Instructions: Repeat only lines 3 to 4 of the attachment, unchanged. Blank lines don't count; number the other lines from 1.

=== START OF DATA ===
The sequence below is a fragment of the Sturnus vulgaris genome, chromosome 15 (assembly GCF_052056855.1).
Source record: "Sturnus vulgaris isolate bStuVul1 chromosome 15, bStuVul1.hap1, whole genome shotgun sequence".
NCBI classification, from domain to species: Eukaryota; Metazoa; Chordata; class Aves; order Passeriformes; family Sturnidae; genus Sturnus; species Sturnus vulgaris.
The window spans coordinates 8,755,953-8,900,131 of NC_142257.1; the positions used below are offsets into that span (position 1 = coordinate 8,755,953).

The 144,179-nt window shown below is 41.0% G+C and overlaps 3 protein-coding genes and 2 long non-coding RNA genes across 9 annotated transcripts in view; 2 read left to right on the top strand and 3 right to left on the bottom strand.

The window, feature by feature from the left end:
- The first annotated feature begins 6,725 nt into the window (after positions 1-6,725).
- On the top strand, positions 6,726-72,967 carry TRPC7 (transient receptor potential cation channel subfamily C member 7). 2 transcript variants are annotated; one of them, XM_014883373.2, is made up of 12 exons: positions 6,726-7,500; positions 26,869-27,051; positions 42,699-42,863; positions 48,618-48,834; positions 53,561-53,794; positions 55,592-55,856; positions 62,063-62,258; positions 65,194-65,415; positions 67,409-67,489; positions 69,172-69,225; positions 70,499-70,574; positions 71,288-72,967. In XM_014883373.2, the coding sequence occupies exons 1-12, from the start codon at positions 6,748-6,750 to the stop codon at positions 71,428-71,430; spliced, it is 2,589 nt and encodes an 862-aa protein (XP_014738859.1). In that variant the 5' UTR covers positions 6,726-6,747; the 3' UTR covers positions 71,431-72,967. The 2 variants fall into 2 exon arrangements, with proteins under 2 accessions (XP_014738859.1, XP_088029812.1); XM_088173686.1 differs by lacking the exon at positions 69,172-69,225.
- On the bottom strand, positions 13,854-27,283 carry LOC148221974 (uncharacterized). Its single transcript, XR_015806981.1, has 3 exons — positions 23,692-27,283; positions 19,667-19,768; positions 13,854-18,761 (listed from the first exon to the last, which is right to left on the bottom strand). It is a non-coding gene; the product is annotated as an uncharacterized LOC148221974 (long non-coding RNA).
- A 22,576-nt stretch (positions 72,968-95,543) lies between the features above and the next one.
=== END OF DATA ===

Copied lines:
NCBI classification, from domain to species: Eukaryota; Metazoa; Chordata; class Aves; order Passeriformes; family Sturnidae; genus Sturnus; species Sturnus vulgaris.
The window spans coordinates 8,755,953-8,900,131 of NC_142257.1; the positions used below are offsets into that span (position 1 = coordinate 8,755,953).